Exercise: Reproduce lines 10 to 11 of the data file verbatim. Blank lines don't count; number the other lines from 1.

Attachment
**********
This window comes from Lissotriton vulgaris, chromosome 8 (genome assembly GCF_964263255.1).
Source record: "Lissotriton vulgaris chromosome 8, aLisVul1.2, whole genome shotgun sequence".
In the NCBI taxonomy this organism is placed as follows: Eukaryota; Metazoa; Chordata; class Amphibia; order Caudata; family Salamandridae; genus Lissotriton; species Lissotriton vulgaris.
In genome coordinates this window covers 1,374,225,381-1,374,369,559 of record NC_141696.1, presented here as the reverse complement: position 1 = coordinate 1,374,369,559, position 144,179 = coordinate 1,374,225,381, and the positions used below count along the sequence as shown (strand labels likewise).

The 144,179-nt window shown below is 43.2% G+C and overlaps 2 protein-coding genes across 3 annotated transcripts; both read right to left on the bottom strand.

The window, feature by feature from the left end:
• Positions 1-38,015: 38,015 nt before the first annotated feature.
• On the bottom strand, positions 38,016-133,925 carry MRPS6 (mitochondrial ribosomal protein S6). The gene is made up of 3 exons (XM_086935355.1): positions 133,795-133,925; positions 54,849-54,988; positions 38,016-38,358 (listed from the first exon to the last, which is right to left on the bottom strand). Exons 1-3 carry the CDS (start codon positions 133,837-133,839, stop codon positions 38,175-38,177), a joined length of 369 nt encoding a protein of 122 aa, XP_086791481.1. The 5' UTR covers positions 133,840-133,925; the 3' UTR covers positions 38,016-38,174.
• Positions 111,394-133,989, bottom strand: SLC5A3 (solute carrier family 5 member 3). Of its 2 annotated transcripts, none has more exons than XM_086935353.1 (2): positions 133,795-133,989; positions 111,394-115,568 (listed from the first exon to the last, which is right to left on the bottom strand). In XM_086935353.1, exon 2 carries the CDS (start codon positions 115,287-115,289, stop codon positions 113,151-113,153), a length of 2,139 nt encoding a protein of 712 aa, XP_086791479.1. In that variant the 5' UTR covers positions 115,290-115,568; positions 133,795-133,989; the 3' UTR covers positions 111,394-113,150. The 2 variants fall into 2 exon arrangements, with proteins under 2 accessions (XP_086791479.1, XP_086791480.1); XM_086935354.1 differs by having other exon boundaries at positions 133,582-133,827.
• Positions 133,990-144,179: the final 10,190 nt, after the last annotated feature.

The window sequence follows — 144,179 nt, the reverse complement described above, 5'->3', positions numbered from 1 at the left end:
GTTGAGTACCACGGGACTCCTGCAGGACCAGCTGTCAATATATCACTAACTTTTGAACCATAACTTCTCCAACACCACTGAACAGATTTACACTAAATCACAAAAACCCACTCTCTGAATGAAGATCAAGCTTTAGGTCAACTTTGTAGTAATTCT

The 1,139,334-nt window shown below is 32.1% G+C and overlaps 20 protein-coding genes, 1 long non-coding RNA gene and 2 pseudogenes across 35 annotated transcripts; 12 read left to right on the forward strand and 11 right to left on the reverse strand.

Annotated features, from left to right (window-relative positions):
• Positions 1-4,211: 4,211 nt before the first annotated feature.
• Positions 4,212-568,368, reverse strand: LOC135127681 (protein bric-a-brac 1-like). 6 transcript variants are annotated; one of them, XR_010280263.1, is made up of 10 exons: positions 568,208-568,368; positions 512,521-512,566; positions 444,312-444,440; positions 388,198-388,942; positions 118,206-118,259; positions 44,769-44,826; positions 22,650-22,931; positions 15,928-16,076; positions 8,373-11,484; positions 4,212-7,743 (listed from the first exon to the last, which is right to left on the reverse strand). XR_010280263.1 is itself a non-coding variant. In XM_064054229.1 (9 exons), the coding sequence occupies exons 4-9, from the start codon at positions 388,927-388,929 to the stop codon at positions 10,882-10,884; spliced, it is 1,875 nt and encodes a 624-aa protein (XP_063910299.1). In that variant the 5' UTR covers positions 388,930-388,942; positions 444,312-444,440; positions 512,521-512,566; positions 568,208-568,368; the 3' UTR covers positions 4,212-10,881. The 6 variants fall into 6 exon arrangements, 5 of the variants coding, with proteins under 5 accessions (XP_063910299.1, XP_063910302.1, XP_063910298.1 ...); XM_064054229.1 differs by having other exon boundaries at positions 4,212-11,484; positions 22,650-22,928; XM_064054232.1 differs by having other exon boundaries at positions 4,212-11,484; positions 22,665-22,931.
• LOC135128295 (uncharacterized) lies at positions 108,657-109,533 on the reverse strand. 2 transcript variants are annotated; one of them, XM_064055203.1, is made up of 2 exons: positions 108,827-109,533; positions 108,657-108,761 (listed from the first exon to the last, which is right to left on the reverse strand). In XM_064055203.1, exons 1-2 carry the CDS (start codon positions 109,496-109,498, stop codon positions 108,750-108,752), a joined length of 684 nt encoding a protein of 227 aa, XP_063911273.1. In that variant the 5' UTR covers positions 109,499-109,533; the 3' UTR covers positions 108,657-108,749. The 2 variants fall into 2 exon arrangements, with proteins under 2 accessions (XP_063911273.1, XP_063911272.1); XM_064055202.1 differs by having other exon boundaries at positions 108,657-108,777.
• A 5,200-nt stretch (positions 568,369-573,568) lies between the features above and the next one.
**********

• Positions 133,990-144,179: the final 10,190 nt, after the last annotated feature.

The window sequence follows — 144,179 nt, the reverse complement described above, 5'->3', positions numbered from 1 at the left end: